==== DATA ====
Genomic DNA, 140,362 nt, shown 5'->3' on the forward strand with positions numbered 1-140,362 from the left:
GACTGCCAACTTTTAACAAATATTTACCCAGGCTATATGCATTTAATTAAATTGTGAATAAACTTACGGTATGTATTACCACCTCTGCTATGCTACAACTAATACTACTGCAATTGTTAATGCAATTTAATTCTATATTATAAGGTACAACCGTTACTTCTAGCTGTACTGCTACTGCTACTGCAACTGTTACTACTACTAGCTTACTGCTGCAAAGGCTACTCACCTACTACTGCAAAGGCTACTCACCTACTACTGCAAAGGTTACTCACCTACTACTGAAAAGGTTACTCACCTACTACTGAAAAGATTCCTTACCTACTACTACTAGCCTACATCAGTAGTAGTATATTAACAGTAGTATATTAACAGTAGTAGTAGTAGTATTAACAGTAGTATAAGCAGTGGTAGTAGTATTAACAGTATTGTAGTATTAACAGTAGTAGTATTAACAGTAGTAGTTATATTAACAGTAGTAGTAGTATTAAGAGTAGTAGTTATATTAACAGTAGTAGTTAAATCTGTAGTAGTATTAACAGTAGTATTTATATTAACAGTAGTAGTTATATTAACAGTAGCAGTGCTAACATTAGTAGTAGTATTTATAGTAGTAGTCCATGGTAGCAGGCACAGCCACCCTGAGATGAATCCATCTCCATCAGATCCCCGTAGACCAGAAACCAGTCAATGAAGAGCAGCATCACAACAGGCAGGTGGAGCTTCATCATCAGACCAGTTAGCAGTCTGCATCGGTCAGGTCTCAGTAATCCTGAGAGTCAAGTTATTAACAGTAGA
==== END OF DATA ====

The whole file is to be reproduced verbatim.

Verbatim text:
Genomic DNA, 140,362 nt, shown 5'->3' on the forward strand with positions numbered 1-140,362 from the left:
GACTGCCAACTTTTAACAAATATTTACCCAGGCTATATGCATTTAATTAAATTGTGAATAAACTTACGGTATGTATTACCACCTCTGCTATGCTACAACTAATACTACTGCAATTGTTAATGCAATTTAATTCTATATTATAAGGTACAACCGTTACTTCTAGCTGTACTGCTACTGCTACTGCAACTGTTACTACTACTAGCTTACTGCTGCAAAGGCTACTCACCTACTACTGCAAAGGCTACTCACCTACTACTGCAAAGGTTACTCACCTACTACTGAAAAGGTTACTCACCTACTACTGAAAAGATTCCTTACCTACTACTACTAGCCTACATCAGTAGTAGTATATTAACAGTAGTATATTAACAGTAGTAGTAGTAGTATTAACAGTAGTATAAGCAGTGGTAGTAGTATTAACAGTATTGTAGTATTAACAGTAGTAGTATTAACAGTAGTAGTTATATTAACAGTAGTAGTAGTATTAAGAGTAGTAGTTATATTAACAGTAGTAGTTAAATCTGTAGTAGTATTAACAGTAGTATTTATATTAACAGTAGTAGTTATATTAACAGTAGCAGTGCTAACATTAGTAGTAGTATTTATAGTAGTAGTCCATGGTAGCAGGCACAGCCACCCTGAGATGAATCCATCTCCATCAGATCCCCGTAGACCAGAAACCAGTCAATGAAGAGCAGCATCACAACAGGCAGGTGGAGCTTCATCATCAGACCAGTTAGCAGTCTGCATCGGTCAGGTCTCAGTAATCCTGAGAGTCAAGTTATTAACAGTAGA